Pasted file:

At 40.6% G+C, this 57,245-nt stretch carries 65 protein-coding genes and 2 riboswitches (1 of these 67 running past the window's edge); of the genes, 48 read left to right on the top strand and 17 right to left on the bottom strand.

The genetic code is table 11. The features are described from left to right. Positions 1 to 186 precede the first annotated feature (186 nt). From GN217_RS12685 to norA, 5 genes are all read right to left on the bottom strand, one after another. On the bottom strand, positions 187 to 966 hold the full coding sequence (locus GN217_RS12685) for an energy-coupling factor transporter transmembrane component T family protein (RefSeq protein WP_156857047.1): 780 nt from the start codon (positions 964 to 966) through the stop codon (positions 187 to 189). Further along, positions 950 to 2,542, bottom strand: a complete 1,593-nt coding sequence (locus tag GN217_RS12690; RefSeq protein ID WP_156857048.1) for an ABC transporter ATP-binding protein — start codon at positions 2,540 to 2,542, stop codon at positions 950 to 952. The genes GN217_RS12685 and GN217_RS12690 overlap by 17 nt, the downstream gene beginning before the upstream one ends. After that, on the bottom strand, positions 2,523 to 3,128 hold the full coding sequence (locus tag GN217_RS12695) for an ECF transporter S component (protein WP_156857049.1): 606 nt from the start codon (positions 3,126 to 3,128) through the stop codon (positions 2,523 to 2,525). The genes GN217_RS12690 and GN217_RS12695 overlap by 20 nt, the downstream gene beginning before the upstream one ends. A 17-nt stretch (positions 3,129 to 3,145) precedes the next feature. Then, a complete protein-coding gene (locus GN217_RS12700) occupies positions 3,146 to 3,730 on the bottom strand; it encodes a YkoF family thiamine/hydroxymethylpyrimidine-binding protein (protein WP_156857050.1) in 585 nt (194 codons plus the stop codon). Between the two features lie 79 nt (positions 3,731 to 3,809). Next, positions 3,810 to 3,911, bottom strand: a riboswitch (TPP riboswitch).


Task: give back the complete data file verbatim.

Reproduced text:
At 40.6% G+C, this 57,245-nt stretch carries 65 protein-coding genes and 2 riboswitches (1 of these 67 running past the window's edge); of the genes, 48 read left to right on the top strand and 17 right to left on the bottom strand.

The genetic code is table 11. The features are described from left to right. Positions 1 to 186 precede the first annotated feature (186 nt). From GN217_RS12685 to norA, 5 genes are all read right to left on the bottom strand, one after another. On the bottom strand, positions 187 to 966 hold the full coding sequence (locus GN217_RS12685) for an energy-coupling factor transporter transmembrane component T family protein (RefSeq protein WP_156857047.1): 780 nt from the start codon (positions 964 to 966) through the stop codon (positions 187 to 189). Further along, positions 950 to 2,542, bottom strand: a complete 1,593-nt coding sequence (locus tag GN217_RS12690; RefSeq protein ID WP_156857048.1) for an ABC transporter ATP-binding protein — start codon at positions 2,540 to 2,542, stop codon at positions 950 to 952. The genes GN217_RS12685 and GN217_RS12690 overlap by 17 nt, the downstream gene beginning before the upstream one ends. After that, on the bottom strand, positions 2,523 to 3,128 hold the full coding sequence (locus tag GN217_RS12695) for an ECF transporter S component (protein WP_156857049.1): 606 nt from the start codon (positions 3,126 to 3,128) through the stop codon (positions 2,523 to 2,525). The genes GN217_RS12690 and GN217_RS12695 overlap by 20 nt, the downstream gene beginning before the upstream one ends. A 17-nt stretch (positions 3,129 to 3,145) precedes the next feature. Then, a complete protein-coding gene (locus GN217_RS12700) occupies positions 3,146 to 3,730 on the bottom strand; it encodes a YkoF family thiamine/hydroxymethylpyrimidine-binding protein (protein WP_156857050.1) in 585 nt (194 codons plus the stop codon). Between the two features lie 79 nt (positions 3,731 to 3,809). Next, positions 3,810 to 3,911, bottom strand: a riboswitch (TPP riboswitch).